How does it work?
So much of the work and thought around autonomous vehicles has been about the technology and mechanics of how it works. Since this tech is such a radical change to our society, that makes sense.
Well — that is until you listen to Reid Hoffman, Greylock Partners, and Jennifer Haroon of Nauto. They’ll tell you we should be focusing on the human component first. After that, the technology, mass adoption, and autonomous vehicle success will come.
Human behavior is the key.
That’s because it’s human behavior while behind the wheel, including how we perceive other drivers, risks, and interactions while driving. Also, a growing part of the need to understand this behavior is the distracted driving segment that reveals a lot about reaction time.
Having this intelligence can assist in solving certain issues now in the way of mass adoption, including road safety and driver uncertainty about driving on the road with autonomous vehicles. From there, transitional phases can be planned and implemented related to infrastructure, urban planning, space and road dynamics.
Intelligent camera systems.
With that in mind, Nauto is already hard at work with installation of its intelligent camera system in today’s human-driven vehicles. Using deep learning, the cameras are collecting information about what each driver is doing. That includes tracking why human drivers are using some assisted driving features while others are turning them off.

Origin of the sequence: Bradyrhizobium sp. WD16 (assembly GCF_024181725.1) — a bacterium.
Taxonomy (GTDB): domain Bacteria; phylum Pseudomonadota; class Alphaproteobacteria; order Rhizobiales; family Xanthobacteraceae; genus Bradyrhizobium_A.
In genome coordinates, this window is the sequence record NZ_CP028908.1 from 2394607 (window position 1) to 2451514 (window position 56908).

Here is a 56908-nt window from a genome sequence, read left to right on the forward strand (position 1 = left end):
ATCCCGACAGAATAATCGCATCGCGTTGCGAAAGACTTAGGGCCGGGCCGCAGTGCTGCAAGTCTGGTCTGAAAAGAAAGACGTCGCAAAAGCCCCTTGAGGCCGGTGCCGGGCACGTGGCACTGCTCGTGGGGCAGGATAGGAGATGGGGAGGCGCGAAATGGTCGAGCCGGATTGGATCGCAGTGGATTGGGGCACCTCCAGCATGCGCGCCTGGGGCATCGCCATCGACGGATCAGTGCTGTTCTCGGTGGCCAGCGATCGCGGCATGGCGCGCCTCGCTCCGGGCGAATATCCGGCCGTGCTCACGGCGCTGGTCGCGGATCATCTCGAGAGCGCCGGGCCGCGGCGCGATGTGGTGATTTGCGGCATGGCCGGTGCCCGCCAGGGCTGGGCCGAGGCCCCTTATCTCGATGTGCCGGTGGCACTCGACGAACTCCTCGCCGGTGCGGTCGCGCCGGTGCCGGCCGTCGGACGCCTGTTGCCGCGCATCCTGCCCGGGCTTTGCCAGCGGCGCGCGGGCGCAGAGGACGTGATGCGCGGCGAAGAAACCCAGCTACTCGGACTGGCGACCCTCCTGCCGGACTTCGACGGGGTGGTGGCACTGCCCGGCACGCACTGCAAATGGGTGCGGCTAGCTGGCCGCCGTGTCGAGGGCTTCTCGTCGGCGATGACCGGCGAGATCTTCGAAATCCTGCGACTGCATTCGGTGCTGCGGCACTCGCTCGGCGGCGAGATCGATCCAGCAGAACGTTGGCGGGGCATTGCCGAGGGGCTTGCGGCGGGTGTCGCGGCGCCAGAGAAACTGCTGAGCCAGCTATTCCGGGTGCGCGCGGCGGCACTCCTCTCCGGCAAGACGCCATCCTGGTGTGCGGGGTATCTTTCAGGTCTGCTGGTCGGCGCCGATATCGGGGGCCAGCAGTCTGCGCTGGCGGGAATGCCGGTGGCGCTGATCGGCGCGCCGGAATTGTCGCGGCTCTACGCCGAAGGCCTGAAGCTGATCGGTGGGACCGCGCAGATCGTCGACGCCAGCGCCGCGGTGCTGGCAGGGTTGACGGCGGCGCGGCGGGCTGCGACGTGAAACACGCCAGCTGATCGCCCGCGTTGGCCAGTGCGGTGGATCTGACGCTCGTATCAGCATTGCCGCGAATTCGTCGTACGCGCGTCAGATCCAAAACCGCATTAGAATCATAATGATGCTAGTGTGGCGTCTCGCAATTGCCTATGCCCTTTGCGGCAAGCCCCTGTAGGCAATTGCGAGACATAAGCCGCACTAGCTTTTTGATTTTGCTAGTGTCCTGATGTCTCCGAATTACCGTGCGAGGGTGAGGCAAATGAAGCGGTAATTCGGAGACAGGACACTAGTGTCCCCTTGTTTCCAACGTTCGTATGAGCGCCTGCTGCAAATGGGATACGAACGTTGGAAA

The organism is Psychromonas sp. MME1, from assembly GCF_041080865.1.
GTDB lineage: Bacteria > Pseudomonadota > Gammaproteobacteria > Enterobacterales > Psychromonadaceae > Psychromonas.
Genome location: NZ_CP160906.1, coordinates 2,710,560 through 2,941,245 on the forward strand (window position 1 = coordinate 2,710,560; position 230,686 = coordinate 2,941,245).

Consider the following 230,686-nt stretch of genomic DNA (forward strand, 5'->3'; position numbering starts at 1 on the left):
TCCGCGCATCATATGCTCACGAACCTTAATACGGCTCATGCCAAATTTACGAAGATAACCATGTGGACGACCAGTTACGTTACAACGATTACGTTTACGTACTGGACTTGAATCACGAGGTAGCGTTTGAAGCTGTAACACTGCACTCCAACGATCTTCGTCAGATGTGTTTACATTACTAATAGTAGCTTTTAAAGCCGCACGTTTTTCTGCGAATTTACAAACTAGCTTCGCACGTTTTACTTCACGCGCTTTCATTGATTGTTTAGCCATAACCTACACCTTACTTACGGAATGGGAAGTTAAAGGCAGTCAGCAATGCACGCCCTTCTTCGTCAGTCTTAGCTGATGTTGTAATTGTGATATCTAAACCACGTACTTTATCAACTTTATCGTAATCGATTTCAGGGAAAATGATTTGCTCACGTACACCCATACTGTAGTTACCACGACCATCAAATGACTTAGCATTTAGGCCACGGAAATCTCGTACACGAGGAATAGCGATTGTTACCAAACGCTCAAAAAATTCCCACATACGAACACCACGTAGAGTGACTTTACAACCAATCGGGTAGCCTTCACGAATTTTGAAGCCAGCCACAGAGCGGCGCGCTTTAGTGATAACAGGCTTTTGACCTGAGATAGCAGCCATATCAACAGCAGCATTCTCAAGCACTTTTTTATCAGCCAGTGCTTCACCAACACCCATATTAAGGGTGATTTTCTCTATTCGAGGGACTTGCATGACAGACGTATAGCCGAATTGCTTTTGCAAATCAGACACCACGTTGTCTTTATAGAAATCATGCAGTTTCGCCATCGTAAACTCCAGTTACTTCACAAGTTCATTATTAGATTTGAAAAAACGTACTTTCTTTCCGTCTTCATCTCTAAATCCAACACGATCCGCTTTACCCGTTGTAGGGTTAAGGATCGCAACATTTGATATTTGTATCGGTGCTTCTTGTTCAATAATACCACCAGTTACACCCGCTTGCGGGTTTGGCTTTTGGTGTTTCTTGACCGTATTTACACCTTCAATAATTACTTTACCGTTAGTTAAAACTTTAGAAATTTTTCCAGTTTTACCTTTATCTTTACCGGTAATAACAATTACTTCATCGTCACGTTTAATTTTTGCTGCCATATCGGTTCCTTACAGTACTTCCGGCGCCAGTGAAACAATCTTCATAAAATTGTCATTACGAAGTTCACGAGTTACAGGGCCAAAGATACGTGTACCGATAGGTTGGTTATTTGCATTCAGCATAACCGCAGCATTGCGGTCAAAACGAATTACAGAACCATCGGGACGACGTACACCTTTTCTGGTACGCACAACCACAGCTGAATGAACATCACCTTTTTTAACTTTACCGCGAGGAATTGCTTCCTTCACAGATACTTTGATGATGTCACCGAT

Additionally, Nauto’s technology and research is helping to determine where human drivers are the most distracted to have a better idea of the reality of how autonomous vehicles will change or be influenced by this human behavior.
What’s the next transition on the road?
Even more intriguing to Nauto is to then study the next transition on the road, which will be a mixed environment of human drivers, drivers using vehicles with assisted vehicle feature, and fully autonomous vehicles. That’s because human behavior will be that much different in terms of having to navigate how they feel about these autonomous vehicles and reacting to how those driverless cars are doing on the road.
For example, if those autonomous vehicles are following the rules of the road unlike humans who often leave those rules open to interpretation or how they feel that day, then, there may be some human drivers who become frustrated but are at a loss of how to react.
Could this create a whole new version of road rage.
Haroon and the team at Nauto note that this question is an important one to study before the next phase of autonomous vehicle introduction.
Therefore, it makes to think that before autonomous vehicles become commonplace on the road, there will be many transitional periods to get us there in a way that makes the most sense. That means designing autonomous vehicles around what people are thinking and all the potential road confusion factors that will emerge when human drivers are on the road with many of these autonomous vehicles.
Critical human factors.
Part of these transitional periods also involves other critical human factors. That includes the change in industry environment with a blend of existing automakers and tech startups as well as new companies with fresh perspectives.
Humans will also play a role in the regulatory environment that will be different across nation-state policy. While some countries may want to standardize data access and completely remove humans from the road, others like the U.S. that is so reliant on the “car culture” may look to develop a happy medium.
It’s an exciting time in history.
While it’s an exciting time to be involved in this industry, there’s a lot to think about and work on. Those within the industry see the benefits in terms of calmer commutes and huge reductions in accidents and fatalities. But, there is so much yet to get through to truly understand human behavior behind the wheel.